Young Starters Providing Hope For Future
Since August first the Padre organization and their fans have gotten a sneak-peak at what may well prove to be an effective starting rotation next season. Youngsters Andrew Cashner and Tyson Ross have shown off their tremendous upsides and are rapidly developing into solid starters with top-of-the-rotation potential. Meanwhile, trade deadline acquisition Ian Kennedy has flashed some improvement since changing his home address from the dry desert of Arizona to the more temperate climate and friendly confines of San Diego. If Kennedy reverts back closer to the form he displayed in 2011 the Padres will have three excellent core pieces for their rotation.
Consider this about Cashner; since the calendar flipped to August, he has an ERA of 2.25 in 40 innings and has a K/BB ratio of 2.9:1. His WHIP during this stretch has been 1.18. That’s pretty solid stuff and belies the 1 – 3 won/loss record he has compiled in that time.
Cashner, who has always had the ability but had yet to show the durability required to be a top-notch starter, is proving his powerful right arm can stand up to the rigors of throwing 180+ innings a season. He just crossed the 150 innings threshold and his fastball hasn’t lost any velocity (average speed in his last start was 96.4 MPH, tied for the highest average velocity in any outing this year). I hate to get ahead of myself but seeing his performance of late has been encouraging and makes me feel better about trading Anthony Rizzo for him.
As for Ross, he’s making GM Josh Byrnes look pretty smart for pilfering the former second-round pick from Oakland this offseason for minor league utility infielder Andy Parrino and LHP Andrew Werner; neither of whom have made much of an impact at the big league level for the A’s. Like Cashner, Ross has come on of late since being reinserted into the starting rotation near the end of July. He’s thrown at least six innings in seven of his last eight starts and has walked two or fewer batters in six of those outings. During that same stretch Ross has allowed two or fewer runs six times; including a run of five consecutive at one point. His ERA in August was 3.34 with a WHIP of just 1.11. Ross has done a good job of limiting bases on balls with a K/BB ratio of 3.2:1 and that is key for a guy like Ross.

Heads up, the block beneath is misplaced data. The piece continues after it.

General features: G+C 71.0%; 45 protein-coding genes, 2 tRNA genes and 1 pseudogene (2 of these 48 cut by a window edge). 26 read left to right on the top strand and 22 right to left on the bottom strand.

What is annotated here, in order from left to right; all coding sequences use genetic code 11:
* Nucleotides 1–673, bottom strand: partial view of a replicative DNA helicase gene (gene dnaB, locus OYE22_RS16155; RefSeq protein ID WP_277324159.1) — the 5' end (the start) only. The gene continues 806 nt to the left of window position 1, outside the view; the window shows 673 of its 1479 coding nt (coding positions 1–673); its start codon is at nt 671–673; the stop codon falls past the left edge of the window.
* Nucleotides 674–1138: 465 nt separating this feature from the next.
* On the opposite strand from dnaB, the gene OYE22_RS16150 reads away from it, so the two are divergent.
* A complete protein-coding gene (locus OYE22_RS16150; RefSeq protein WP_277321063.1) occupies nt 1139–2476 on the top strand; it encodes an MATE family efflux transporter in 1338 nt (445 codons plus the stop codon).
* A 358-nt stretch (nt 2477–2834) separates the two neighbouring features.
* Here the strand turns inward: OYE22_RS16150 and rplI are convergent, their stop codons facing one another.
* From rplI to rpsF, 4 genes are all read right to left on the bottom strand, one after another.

Kennedy hasn’t been great since coming to San Diego but he’s been better than he was prior to the trade. He’s dropped his ERA roughly ¼ of a run since the deal and hopefully is working his way back into being a quality starter.
The big thing for Kennedy, as it is with any pitcher, is limiting walks. When he won 21 games for Arizona in 2011 Kennedy allowed 2.2 free passes per 9 IP. This season he is issuing nearly four per 9 IP. He’s maintaining his K/9 rate at 7.9, exactly his career mark but has to cut down on the walks to be successful. When Kennedy pitches six or more innings and issues two or fewer free passes his ERA this season is 3.39.
Kennedy has also been a little unlucky this season according to the advanced stats. His HR rate is roughly 40% higher than the league average and his xFIP (Expected Fielding Independent Pitching) is nearly ¾ of a point lower (4.36) than his actual ERA (5.10). If Kennedy cuts down on the bases on balls and he maintains his other peripheral stats he should be no worse than a good 2/3 starter moving forward.
With Cashner and Ross beginning to realize their potential and evolving into quality top-of-the-rotation arms and the hope/possibility/probability (pick a word) that Kennedy is actually better than he’s pitched this season, the Friars have the pieces necessary to assemble an excellent rotation. Having those building blocks in place gives Byrnes some flexibility this winter when it comes to improving the roster. The success of this trio of hurlers won’t preclude Byrnes from making any additions to the rotation but if he is unable I’ll feel better about the returning starters than I did last winter.